GODAI JUJITSU - 五代柔術
1 Dan: Fire
Extreme aggressive techniques moving forward and back without any concern of yourself or someone else. Active with very fast moves, fast kicks and punches, fast blocks.
2 Dan: Earth
No fear, nothing affects you or harm you moving up and down. You´re taking the fight to the ground where you slowly and heavy wrestles and tries to strangle or end with submission.
3 Dan: Water
You are very defensive and you seems almost impossible to get hold of, and if it works you encounter. You use defensive throws against punches or grabs and you use taisabaki as your main way to move. You have circular movements, soft, and uses your opponents energy against him. You are moving from side to side.
4 Dan: Wood
You are very flexible and expanding, you trick your opponent to open up himself for your attacks. You move like in Tae Kwon Do and Capoeira and have the ability to enter Mushin.
4 Dan: Wind
To move like the wind means to strive for ultimate relaxation in movement and technique. To make every movement as if weightless like air. Wind is the unseen force that can only be felt. It gives no resistance and returns the exact amount of energy that it is handled with.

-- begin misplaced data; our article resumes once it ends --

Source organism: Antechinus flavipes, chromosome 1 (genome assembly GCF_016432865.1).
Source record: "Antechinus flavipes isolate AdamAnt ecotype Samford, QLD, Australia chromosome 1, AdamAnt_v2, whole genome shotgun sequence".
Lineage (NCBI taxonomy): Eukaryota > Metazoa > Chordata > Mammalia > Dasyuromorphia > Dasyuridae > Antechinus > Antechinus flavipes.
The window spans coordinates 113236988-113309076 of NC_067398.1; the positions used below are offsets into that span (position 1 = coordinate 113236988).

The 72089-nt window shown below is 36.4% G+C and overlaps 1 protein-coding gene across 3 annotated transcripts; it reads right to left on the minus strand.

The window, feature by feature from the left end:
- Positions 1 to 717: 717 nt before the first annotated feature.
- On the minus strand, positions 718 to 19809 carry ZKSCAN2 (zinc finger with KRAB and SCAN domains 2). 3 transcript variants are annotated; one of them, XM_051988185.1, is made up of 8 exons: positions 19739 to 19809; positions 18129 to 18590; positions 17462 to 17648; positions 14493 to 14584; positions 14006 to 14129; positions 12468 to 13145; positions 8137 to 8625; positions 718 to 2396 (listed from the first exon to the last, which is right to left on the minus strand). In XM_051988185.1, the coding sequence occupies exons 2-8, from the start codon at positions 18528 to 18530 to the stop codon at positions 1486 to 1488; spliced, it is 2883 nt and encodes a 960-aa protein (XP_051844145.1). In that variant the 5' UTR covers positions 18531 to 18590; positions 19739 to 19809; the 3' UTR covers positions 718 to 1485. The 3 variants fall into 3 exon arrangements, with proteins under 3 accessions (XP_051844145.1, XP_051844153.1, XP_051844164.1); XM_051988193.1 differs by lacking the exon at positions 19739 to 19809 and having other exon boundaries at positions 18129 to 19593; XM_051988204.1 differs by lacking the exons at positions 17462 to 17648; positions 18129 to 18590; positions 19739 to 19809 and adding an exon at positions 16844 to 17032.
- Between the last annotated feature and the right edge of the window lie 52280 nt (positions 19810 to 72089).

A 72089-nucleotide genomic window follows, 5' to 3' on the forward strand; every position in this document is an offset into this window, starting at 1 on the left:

5 Dan: Metall, Void
You are slippery and dissapers and make the opponents techniques not working on you. Whatever he does punishes him but from your side it´s not action with retaliation in mind. You are hard, and blocks hard and moves like in for example traditionell Okinawa Karate.
The Void in Martial Arts is seen as pure potential, and it remains pure potential until it becomes something else. In other words, Martial Arts actions in the moment can be described as “formless appropriateness”. Formless, because, at a particular moment in time, they are not necessarily constrained by any defined categories of movements.
The concept of Void resides beyond intellectual thought. Actions become instantaneous responses disconnected from thought processes tied to any form. This kind of manifestation is not characterized by a linear sequence of specific events. For example, a person unexpectedly confronts an opponent, realizes that their personality type and body are strongly aligned that day and initiates an evasive response. If an unavoidable confrontation were to occur, a void response would be completely free of thought and form.
Though temporary and disassociated from personalities associated with the four forces, actions of world-class martial artists are invariably representative of a state-of-being analogous to the Void. The Void is not based on a set response to an action, but a kind of formless appropriateness. Void-based responses transcend personality type.
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